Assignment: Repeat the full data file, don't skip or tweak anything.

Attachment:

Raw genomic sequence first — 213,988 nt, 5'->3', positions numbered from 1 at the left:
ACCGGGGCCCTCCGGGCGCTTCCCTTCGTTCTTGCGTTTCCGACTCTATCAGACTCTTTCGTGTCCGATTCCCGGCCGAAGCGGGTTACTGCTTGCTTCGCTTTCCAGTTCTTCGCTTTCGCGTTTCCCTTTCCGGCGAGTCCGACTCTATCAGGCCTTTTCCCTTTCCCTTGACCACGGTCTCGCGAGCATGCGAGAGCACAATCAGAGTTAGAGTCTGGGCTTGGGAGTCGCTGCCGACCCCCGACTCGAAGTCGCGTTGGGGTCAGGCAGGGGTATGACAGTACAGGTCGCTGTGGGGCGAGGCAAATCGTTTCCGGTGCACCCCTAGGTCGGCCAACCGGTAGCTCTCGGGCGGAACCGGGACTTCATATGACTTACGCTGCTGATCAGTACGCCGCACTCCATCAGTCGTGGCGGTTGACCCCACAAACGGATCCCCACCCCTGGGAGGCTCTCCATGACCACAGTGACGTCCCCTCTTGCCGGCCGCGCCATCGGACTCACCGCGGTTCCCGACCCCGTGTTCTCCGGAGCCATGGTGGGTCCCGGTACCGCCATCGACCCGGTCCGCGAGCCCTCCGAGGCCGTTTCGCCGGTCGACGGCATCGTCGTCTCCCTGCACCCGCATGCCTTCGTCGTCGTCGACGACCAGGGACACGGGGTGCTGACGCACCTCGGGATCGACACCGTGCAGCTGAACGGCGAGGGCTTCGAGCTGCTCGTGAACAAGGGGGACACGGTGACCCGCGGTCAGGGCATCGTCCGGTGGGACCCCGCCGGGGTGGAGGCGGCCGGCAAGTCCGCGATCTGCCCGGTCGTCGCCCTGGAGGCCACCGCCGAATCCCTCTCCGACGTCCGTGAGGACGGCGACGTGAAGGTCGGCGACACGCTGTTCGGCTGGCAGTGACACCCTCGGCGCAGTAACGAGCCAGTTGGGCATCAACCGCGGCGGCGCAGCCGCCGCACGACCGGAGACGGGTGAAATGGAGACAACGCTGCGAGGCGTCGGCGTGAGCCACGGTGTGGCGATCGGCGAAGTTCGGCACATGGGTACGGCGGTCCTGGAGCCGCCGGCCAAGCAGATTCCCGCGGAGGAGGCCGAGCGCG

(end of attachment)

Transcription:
Raw genomic sequence first — 213,988 nt, 5'->3', positions numbered from 1 at the left:
ACCGGGGCCCTCCGGGCGCTTCCCTTCGTTCTTGCGTTTCCGACTCTATCAGACTCTTTCGTGTCCGATTCCCGGCCGAAGCGGGTTACTGCTTGCTTCGCTTTCCAGTTCTTCGCTTTCGCGTTTCCCTTTCCGGCGAGTCCGACTCTATCAGGCCTTTTCCCTTTCCCTTGACCACGGTCTCGCGAGCATGCGAGAGCACAATCAGAGTTAGAGTCTGGGCTTGGGAGTCGCTGCCGACCCCCGACTCGAAGTCGCGTTGGGGTCAGGCAGGGGTATGACAGTACAGGTCGCTGTGGGGCGAGGCAAATCGTTTCCGGTGCACCCCTAGGTCGGCCAACCGGTAGCTCTCGGGCGGAACCGGGACTTCATATGACTTACGCTGCTGATCAGTACGCCGCACTCCATCAGTCGTGGCGGTTGACCCCACAAACGGATCCCCACCCCTGGGAGGCTCTCCATGACCACAGTGACGTCCCCTCTTGCCGGCCGCGCCATCGGACTCACCGCGGTTCCCGACCCCGTGTTCTCCGGAGCCATGGTGGGTCCCGGTACCGCCATCGACCCGGTCCGCGAGCCCTCCGAGGCCGTTTCGCCGGTCGACGGCATCGTCGTCTCCCTGCACCCGCATGCCTTCGTCGTCGTCGACGACCAGGGACACGGGGTGCTGACGCACCTCGGGATCGACACCGTGCAGCTGAACGGCGAGGGCTTCGAGCTGCTCGTGAACAAGGGGGACACGGTGACCCGCGGTCAGGGCATCGTCCGGTGGGACCCCGCCGGGGTGGAGGCGGCCGGCAAGTCCGCGATCTGCCCGGTCGTCGCCCTGGAGGCCACCGCCGAATCCCTCTCCGACGTCCGTGAGGACGGCGACGTGAAGGTCGGCGACACGCTGTTCGGCTGGCAGTGACACCCTCGGCGCAGTAACGAGCCAGTTGGGCATCAACCGCGGCGGCGCAGCCGCCGCACGACCGGAGACGGGTGAAATGGAGACAACGCTGCGAGGCGTCGGCGTGAGCCACGGTGTGGCGATCGGCGAAGTTCGGCACATGGGTACGGCGGTCCTGGAGCCGCCGGCCAAGCAGATTCCCGCGGAGGAGGCCGAGCGCG